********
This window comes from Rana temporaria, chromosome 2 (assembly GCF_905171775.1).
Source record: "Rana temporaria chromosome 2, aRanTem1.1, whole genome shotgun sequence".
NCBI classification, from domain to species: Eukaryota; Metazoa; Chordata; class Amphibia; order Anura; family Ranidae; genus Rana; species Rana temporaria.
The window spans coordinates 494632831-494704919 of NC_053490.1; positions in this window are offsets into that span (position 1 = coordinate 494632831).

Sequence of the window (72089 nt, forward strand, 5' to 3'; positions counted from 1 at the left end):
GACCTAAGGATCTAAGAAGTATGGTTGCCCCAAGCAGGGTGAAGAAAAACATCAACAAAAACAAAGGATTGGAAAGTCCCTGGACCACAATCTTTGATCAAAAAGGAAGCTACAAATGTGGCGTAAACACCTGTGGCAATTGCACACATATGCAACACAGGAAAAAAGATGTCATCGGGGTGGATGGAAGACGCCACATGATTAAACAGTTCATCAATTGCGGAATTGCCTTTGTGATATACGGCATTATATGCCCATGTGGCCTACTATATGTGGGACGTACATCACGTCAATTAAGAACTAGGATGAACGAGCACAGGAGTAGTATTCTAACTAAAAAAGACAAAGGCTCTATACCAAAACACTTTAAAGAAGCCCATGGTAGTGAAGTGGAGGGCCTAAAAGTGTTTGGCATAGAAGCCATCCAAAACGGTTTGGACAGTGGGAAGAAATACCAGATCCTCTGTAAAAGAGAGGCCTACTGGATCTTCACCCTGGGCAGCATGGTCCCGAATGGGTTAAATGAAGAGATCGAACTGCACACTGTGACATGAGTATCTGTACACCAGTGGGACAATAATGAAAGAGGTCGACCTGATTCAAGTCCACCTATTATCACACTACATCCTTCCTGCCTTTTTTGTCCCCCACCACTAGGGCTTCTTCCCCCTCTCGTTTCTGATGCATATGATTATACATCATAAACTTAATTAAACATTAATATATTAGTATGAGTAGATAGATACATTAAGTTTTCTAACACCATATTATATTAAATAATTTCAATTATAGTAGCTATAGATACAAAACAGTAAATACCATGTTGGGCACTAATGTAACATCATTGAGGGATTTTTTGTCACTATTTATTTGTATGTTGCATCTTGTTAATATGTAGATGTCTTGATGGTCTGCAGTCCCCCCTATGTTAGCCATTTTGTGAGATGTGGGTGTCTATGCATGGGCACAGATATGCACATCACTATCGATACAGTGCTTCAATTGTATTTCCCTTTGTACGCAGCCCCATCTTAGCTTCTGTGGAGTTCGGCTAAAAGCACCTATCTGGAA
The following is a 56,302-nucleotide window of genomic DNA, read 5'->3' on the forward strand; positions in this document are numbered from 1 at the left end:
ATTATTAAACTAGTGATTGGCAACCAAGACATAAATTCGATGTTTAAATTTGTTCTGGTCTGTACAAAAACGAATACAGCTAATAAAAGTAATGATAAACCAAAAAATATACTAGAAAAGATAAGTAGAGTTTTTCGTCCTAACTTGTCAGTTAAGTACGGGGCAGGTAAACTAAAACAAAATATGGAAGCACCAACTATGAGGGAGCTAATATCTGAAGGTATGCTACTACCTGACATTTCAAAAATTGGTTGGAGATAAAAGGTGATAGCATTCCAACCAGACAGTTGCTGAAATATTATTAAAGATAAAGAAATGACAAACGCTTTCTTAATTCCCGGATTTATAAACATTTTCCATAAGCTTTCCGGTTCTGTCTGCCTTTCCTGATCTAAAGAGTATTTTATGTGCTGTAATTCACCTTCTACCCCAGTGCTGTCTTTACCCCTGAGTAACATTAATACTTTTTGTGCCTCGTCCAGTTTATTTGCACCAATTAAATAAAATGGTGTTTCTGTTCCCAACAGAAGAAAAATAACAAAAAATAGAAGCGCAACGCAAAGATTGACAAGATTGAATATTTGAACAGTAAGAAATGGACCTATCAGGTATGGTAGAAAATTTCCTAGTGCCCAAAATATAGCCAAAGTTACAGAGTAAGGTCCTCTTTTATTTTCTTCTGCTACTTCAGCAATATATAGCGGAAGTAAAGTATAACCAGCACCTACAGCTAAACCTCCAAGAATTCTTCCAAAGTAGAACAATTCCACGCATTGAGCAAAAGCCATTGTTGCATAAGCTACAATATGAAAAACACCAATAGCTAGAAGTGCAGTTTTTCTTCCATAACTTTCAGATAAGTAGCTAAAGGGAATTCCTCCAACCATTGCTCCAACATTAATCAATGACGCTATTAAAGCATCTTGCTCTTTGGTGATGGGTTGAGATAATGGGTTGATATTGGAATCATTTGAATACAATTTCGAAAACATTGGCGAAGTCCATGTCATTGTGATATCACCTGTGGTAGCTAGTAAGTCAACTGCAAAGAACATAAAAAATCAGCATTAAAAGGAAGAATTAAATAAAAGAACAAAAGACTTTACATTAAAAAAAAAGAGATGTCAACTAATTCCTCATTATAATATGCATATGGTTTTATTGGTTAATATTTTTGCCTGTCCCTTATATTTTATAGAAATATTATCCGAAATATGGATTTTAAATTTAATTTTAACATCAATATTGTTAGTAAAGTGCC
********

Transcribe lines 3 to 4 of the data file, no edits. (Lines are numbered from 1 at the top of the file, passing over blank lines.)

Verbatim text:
NCBI classification, from domain to species: Eukaryota; Metazoa; Chordata; class Amphibia; order Anura; family Ranidae; genus Rana; species Rana temporaria.
The window spans coordinates 494632831-494704919 of NC_053490.1; positions in this window are offsets into that span (position 1 = coordinate 494632831).